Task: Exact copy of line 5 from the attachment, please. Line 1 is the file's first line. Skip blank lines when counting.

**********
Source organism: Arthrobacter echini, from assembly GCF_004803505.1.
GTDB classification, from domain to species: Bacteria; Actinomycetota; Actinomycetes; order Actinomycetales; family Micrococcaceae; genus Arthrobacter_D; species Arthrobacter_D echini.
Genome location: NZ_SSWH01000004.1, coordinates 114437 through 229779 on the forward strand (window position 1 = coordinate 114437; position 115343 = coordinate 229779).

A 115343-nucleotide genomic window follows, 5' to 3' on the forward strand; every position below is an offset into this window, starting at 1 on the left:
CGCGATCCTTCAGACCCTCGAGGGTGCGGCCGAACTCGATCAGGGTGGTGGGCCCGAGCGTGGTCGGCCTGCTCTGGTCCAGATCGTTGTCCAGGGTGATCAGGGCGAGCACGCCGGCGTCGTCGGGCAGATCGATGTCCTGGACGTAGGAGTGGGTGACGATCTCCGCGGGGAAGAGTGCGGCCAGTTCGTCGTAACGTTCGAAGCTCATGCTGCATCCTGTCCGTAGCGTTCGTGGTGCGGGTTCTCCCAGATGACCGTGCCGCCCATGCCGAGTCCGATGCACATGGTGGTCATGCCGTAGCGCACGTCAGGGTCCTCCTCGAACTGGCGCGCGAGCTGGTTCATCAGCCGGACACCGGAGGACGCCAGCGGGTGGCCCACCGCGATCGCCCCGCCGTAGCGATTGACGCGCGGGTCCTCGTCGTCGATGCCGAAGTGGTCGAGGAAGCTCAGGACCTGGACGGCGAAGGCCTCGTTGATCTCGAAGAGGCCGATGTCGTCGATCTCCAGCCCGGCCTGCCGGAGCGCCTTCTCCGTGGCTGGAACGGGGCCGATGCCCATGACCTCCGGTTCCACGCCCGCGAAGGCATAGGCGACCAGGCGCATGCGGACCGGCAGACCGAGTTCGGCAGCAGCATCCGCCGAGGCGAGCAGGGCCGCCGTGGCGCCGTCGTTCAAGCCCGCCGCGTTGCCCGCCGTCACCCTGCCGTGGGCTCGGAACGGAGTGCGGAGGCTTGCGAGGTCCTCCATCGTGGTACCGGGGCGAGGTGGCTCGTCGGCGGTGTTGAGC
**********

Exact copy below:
CGCGATCCTTCAGACCCTCGAGGGTGCGGCCGAACTCGATCAGGGTGGTGGGCCCGAGCGTGGTCGGCCTGCTCTGGTCCAGATCGTTGTCCAGGGTGATCAGGGCGAGCACGCCGGCGTCGTCGGGCAGATCGATGTCCTGGACGTAGGAGTGGGTGACGATCTCCGCGGGGAAGAGTGCGGCCAGTTCGTCGTAACGTTCGAAGCTCATGCTGCATCCTGTCCGTAGCGTTCGTGGTGCGGGTTCTCCCAGATGACCGTGCCGCCCATGCCGAGTCCGATGCACATGGTGGTCATGCCGTAGCGCACGTCAGGGTCCTCCTCGAACTGGCGCGCGAGCTGGTTCATCAGCCGGACACCGGAGGACGCCAGCGGGTGGCCCACCGCGATCGCCCCGCCGTAGCGATTGACGCGCGGGTCCTCGTCGTCGATGCCGAAGTGGTCGAGGAAGCTCAGGACCTGGACGGCGAAGGCCTCGTTGATCTCGAAGAGGCCGATGTCGTCGATCTCCAGCCCGGCCTGCCGGAGCGCCTTCTCCGTGGCTGGAACGGGGCCGATGCCCATGACCTCCGGTTCCACGCCCGCGAAGGCATAGGCGACCAGGCGCATGCGGACCGGCAGACCGAGTTCGGCAGCAGCATCCGCCGAGGCGAGCAGGGCCGCCGTGGCGCCGTCGTTCAAGCCCGCCGCGTTGCCCGCCGTCACCCTGCCGTGGGCTCGGAACGGAGTGCGGAGGCTTGCGAGGTCCTCCATCGTGGTACCGGGGCGAGGTGGCTCGTCGGCGGTGTTGAGC